Last night aging activist rocker Neil Young fired a shot across the hairpiece of blowhard egomaniac presidential wannabe Donald Trump for using his iconic track “Rockin’ in the Free World” without permission, or payment, during the reality star/real estate tycoon’s already bizarre campaign announcement. In a statement sent from his management, Young noted his displeasure, adding that, while a Canadian citizen, he supported Bernie Sanders for U.S. president.
While headline grabbing as much because of the size of the, um, personalities, of the two eccentric celebrities involved, this is just the latest in a long, not-so-proud history of politicians appropriating music for their campaigns, copyright laws of the land they seek to serve be damned.
Music can, of course, set the tone for a victorious stump speech, and has been emplyed with great efficacy by everyone from George Washington, who used “God Save Great Washington,” a parody of “God Save the King,” to Franklin Roosevelt’s “Happy Days Are Here Again” and Barack Obama, who celebrated victory in 2012 with Stevie Wonders’ “Signed, Sealed, Delivered.” But in order for any sort of commercial use, and campaigns are commercial use, music must be licensed from the song’s publisher, who will determine usage rights and costs. Failure to do so can result in everything from being sued, such as when former Florida Governor Charlie Crist was slapped with a million-dollar lawsuit by Talking Heads front man David Byrne for a campaign ad featuring the band’s “Road to Nowhere” —they settled out of court, and Crist published an apology via YouTube—to public chastisement from the offended artist, like this tweet from the Dropkick Murphys to Wisconsin Governor Scott Walker:
The upside to famous musicians publicly taking offense at pols using their music, of course, is that it generates press, and often lots of it. As we all know, any publicity is good publicity. Better to be lambasted by a bunch of surly punk rockers than have to actually engage in a thoughtful debate with your opponents. Here are a few more sonic scofflaws:
Newt Gingrich, who used Survivor’s “Eye of the Tiger” without permission during his 2012 campaign found himself in a court battle, which he viciously contested and ultimately wound up settling. Fellow Republican presidential wannabe John McCain is no stranger to the court of intellectual property either, having been taken there by legendarily liberal Jackson Browne for using “Running on Empty” in commercials. McCain was also asked to stop using John Mellencamp’s “Pink Houses” and “Our Country,” as well as the Foo Fighter’s “My Hero.” The Foo Fighters responded with a statement:
“It’s frustrating and infuriating that someone who claims to speak for the American people would repeatedly show such little respect for creativity and intellectual property.”
The rotten apple doesn’t fall far from the tree: McCain running mate Sarah Palin found herself on blast from the Wilson sisters after illegitimately using their band Heart’s “Barracuda.”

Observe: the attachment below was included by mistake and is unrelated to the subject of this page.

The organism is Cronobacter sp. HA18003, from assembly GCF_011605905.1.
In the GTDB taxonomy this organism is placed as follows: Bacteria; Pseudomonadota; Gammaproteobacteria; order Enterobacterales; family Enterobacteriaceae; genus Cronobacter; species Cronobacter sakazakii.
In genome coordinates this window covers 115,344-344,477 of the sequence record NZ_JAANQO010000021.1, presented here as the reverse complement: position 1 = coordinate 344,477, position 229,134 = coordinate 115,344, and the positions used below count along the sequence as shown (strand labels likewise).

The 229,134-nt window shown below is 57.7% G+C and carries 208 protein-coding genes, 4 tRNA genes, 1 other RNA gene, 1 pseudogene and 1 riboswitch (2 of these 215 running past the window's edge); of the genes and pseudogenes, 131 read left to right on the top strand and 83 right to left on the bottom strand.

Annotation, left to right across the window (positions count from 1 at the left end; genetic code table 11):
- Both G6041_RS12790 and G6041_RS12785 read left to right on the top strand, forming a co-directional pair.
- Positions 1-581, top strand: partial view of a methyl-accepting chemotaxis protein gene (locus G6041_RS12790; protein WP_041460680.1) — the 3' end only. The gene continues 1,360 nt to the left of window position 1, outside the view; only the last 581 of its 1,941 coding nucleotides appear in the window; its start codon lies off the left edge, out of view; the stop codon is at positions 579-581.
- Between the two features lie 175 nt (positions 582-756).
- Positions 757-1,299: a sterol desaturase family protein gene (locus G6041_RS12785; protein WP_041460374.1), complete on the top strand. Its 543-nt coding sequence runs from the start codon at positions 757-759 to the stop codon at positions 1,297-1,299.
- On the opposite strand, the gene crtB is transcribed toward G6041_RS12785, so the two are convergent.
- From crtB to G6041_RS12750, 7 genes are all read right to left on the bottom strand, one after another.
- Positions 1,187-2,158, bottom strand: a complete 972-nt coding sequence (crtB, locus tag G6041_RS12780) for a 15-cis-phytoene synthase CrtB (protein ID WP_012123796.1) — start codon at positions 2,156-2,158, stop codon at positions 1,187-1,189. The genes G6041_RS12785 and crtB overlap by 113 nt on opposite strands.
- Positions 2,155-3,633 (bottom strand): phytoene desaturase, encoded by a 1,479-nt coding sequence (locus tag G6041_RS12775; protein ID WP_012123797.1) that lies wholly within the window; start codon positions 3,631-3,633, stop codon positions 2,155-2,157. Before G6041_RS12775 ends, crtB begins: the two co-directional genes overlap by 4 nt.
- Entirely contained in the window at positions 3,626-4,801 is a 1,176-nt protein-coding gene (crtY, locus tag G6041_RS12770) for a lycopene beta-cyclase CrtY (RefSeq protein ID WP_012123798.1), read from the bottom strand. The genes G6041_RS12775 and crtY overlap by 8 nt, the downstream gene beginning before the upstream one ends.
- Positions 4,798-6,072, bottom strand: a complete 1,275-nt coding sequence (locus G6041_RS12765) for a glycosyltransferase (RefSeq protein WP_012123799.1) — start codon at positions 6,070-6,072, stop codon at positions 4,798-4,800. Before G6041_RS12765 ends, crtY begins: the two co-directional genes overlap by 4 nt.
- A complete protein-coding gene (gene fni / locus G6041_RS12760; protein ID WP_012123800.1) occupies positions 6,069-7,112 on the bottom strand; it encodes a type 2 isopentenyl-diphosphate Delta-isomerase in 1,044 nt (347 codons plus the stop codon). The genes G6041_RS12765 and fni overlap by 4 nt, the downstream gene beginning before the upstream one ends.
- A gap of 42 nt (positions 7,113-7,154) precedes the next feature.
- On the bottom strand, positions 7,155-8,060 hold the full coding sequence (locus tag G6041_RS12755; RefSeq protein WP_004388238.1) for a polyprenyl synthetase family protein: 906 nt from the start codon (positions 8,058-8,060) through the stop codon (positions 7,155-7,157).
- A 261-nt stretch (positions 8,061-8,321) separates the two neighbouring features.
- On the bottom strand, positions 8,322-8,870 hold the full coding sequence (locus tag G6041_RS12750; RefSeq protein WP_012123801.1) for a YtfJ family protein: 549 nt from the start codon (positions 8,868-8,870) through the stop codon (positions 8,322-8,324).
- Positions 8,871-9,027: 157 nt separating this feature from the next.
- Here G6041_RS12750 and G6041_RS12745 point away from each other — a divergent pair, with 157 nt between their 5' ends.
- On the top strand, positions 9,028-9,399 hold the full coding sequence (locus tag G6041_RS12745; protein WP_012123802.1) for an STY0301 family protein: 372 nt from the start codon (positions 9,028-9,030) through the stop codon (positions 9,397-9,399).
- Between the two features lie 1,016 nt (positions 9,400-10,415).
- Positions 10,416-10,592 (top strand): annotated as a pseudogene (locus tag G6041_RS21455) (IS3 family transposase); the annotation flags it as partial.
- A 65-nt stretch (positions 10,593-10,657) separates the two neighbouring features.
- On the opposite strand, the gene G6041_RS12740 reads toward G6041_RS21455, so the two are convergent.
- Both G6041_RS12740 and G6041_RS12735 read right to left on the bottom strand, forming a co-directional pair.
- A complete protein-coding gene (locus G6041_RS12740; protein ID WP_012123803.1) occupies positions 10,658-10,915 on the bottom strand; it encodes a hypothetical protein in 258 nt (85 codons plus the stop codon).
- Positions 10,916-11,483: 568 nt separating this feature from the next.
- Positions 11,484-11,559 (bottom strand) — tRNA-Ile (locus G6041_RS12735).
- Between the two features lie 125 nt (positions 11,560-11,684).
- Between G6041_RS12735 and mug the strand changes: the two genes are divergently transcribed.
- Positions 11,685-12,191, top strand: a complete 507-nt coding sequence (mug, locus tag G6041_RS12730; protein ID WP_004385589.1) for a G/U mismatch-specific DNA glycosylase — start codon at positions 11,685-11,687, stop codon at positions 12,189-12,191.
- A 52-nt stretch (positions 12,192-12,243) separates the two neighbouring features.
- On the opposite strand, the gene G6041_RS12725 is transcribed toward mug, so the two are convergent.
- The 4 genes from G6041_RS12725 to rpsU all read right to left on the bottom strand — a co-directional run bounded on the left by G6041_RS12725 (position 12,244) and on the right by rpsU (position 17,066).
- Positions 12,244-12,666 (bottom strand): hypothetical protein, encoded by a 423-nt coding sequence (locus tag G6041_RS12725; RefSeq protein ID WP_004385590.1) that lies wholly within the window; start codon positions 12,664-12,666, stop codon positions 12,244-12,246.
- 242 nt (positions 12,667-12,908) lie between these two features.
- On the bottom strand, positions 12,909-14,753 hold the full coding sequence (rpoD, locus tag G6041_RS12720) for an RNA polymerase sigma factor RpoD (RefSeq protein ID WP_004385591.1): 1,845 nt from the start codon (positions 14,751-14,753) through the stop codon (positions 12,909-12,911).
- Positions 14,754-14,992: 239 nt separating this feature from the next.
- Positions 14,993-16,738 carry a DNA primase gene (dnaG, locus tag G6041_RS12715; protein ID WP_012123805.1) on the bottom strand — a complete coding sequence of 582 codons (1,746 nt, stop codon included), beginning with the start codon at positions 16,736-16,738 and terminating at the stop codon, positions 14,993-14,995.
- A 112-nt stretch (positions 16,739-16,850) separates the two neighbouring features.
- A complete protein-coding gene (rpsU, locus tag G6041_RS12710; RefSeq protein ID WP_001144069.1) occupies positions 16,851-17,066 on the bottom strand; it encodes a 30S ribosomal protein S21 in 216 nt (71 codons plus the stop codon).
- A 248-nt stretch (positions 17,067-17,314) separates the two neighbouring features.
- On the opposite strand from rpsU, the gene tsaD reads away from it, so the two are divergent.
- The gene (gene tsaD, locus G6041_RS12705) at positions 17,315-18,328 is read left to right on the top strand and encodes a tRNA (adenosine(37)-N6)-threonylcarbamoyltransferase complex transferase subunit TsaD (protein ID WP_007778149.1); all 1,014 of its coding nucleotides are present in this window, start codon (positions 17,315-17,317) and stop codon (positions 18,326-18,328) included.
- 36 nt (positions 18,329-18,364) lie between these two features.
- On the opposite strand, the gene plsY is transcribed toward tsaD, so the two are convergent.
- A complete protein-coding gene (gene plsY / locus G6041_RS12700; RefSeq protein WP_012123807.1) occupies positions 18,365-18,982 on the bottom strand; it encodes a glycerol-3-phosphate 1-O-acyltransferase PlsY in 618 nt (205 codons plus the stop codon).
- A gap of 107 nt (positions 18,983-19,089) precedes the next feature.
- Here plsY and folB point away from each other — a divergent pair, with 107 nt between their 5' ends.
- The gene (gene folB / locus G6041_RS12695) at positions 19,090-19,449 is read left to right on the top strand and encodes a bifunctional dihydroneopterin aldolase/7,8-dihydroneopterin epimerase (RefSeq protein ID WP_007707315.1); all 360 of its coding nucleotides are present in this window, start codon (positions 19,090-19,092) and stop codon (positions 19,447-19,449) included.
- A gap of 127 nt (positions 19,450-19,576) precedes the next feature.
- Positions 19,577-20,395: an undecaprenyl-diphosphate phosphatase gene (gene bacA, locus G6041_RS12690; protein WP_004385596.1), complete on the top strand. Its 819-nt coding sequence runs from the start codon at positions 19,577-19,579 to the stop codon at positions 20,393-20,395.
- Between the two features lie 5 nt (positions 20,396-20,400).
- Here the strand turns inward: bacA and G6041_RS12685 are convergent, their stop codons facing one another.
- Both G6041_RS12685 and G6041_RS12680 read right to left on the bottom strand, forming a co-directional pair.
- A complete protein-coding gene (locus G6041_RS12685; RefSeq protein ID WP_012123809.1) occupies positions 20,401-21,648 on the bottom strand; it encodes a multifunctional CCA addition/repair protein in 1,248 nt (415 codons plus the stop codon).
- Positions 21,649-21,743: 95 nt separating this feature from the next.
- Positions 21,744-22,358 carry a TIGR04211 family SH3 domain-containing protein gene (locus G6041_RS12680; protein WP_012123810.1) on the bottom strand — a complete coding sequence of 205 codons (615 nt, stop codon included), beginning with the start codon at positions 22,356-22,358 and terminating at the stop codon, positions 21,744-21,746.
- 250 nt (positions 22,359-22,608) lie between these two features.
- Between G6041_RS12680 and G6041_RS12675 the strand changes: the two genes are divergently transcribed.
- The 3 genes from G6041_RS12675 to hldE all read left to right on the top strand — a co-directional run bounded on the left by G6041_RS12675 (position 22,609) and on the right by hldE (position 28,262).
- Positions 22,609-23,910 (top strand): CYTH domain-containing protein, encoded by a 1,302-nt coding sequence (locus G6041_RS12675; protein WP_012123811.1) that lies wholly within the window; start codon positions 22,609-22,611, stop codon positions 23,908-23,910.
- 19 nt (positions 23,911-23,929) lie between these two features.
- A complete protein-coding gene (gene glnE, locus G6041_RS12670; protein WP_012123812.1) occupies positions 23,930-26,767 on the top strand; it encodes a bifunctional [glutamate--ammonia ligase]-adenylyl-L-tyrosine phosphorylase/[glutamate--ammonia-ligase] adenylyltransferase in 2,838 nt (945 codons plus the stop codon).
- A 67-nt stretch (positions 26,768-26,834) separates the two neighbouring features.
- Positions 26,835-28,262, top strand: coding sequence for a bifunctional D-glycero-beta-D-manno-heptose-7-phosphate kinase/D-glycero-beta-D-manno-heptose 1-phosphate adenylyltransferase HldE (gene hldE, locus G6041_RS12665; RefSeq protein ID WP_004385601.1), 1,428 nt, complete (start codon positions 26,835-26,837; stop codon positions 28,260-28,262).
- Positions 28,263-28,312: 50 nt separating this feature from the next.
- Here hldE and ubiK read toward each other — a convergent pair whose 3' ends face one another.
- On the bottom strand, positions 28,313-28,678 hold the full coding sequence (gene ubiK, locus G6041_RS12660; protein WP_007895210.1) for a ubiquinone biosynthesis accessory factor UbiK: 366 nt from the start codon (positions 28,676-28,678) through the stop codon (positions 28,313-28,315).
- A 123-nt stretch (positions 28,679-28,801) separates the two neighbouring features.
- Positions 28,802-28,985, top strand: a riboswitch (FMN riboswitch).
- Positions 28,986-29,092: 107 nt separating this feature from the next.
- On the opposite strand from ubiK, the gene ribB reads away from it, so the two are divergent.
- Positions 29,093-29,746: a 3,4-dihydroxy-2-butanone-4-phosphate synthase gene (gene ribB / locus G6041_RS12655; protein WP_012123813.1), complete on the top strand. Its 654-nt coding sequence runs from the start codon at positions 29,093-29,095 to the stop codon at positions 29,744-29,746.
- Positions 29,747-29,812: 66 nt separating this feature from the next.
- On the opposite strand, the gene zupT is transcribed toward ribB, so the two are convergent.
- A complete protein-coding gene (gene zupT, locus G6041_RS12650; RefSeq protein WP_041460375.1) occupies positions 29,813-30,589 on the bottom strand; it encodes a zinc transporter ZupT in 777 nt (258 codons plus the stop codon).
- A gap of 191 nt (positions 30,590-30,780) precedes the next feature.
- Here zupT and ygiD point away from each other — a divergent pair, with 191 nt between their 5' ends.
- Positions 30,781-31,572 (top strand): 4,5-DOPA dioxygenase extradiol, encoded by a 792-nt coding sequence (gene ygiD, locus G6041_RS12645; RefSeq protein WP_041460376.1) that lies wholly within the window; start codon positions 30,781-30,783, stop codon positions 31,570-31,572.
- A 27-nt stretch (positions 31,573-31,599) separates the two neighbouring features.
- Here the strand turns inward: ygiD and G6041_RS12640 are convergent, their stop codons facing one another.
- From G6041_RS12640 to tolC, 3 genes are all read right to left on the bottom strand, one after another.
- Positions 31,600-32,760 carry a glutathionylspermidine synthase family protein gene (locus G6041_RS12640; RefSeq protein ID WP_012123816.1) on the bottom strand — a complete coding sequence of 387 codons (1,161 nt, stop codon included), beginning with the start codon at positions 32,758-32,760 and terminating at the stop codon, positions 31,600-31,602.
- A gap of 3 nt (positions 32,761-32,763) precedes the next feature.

Michele Bachmann was delivered a cease and desist from Tom Petty for her use of “American Girl,” which she proceeded to temporarily ignore. She then went on to play Katrina and the Waves’ “Walking on Sunshine” instead, prompting the ’80s rockers to join with Petty against her. This wasn’t a first-time fight for Petty, whose “I Won’t Back Down” was blared by George W. Bush during his 2000 run.
The list goes on: pro politico/amateur bassist Mike Huckabee got himself in some trouble for just performing Boston’s “More Than a Feeling” at tour stops, occasionally even with former Boston guitarist Barry Goudreau, eliciting a heartfelt “fuck you” from the band’s ringleader, and staunch Obama supporter, Tom Scholz. Decidedly not progressive Rand Paul ran afoul of Canadian prog rockers Rush when he played their music during his campaign, and just this year raver Republican Marco Rubio bummed out EDM artists Axwell and Ingrosso after playing their “Something New” at his presidential campaign kickoff party.
Twisted Sister’s Dee Snider wouldn’t take it when then-GOP VP candidate Paul Ryan played their hit “We’re Not Gonna Take It,” and who can forget Bob Dole’s parody of Sam & Dave’s “I’m a Soul Man,” the regrettable “I’m a Dole Man?” Even further back, Ronald Reagan ran afoul of Bruce Springsteen, for his brazen use of “Born in the USA” without getting The Boss’s green light.
It’s not just the GOP, either. Barack Obama was asked by Sam Moore of Sam & Dave to stop using the duo’s “Hold On, I’m Coming” in his run, and Cyndi Lauper took issue with the Democrat’s campaign use of her song, “True Colors,” against McCain, even though she was an Obama supporter.
Of course, in these days of extremism and nonpartisanship, even saying you like a band can lead to public shaming: when then-Republican VP hopeful Paul Ryan copped to liking politically charged rock band Rage Against the Machine, the band’s guitarist, and devoted social justice activist, Tom Morello, responded with a scathing op-ed in Rolling Stone, saying:
“I clearly see that Ryan has a whole lotta ‘rage’ in him: A rage against women, a rage against immigrants, a rage against workers, a rage against gays, a rage against the poor, a rage against the environment. Basically the only thing he’s not raging against is the privileged elite he’s groveling in front of for campaign contributions.”
As we careen into 2016, there’s sure to be plenty more infractions to add. In the meantime, prowl your favorite blogs while rocking out to the playlist of politically purloined tunes below.